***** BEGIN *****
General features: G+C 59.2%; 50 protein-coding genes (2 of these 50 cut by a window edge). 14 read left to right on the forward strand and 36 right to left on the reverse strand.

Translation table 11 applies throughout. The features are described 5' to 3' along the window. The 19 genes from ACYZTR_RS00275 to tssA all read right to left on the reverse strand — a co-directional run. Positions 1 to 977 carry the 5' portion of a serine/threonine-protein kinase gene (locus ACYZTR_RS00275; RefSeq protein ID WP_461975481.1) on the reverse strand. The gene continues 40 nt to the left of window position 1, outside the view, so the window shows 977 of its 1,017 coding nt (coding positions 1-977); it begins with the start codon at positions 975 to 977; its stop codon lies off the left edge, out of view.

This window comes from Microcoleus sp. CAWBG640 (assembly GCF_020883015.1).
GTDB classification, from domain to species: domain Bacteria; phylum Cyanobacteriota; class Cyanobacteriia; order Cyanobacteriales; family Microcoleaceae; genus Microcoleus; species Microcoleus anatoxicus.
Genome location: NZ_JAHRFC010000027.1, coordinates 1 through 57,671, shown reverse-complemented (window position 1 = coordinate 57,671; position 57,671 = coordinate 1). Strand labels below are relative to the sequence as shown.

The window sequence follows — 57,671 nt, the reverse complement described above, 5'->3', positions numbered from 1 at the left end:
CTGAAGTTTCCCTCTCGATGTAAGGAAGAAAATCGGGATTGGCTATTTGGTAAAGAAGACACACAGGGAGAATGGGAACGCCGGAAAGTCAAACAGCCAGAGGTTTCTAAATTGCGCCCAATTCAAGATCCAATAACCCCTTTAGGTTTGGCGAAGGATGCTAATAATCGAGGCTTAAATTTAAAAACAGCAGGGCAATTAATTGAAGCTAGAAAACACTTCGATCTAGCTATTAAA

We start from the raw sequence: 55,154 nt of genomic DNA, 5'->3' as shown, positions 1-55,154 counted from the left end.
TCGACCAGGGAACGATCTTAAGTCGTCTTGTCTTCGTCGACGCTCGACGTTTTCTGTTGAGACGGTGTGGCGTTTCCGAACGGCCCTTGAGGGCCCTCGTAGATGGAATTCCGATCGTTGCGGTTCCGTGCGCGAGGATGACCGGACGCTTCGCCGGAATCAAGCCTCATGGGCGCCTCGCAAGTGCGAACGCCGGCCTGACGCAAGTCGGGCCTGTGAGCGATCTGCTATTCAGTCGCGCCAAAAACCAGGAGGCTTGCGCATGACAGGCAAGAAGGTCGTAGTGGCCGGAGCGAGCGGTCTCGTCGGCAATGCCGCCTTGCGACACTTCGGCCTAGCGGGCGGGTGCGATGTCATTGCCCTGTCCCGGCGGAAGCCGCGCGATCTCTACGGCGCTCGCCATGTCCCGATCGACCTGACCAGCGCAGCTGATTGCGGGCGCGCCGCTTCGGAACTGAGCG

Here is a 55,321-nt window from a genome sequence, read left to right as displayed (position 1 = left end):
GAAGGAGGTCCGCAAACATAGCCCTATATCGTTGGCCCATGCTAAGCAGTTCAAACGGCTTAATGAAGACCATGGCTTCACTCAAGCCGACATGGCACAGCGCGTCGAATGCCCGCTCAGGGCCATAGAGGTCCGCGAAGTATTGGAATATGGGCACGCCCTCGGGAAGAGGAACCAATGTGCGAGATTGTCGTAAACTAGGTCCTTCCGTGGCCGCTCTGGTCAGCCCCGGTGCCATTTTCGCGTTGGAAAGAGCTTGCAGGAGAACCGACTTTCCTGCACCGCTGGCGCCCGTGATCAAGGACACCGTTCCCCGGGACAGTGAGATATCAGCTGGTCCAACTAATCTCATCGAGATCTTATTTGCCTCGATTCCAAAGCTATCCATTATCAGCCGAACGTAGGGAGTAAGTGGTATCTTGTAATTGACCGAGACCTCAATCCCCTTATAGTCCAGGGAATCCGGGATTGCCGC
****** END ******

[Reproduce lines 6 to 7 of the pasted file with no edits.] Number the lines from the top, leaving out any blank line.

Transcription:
The window sequence follows — 57,671 nt, the reverse complement described above, 5'->3', positions numbered from 1 at the left end:
CTGAAGTTTCCCTCTCGATGTAAGGAAGAAAATCGGGATTGGCTATTTGGTAAAGAAGACACACAGGGAGAATGGGAACGCCGGAAAGTCAAACAGCCAGAGGTTTCTAAATTGCGCCCAATTCAAGATCCAATAACCCCTTTAGGTTTGGCGAAGGATGCTAATAATCGAGGCTTAAATTTAAAAACAGCAGGGCAATTAATTGAAGCTAGAAAACACTTCGATCTAGCTATTAAA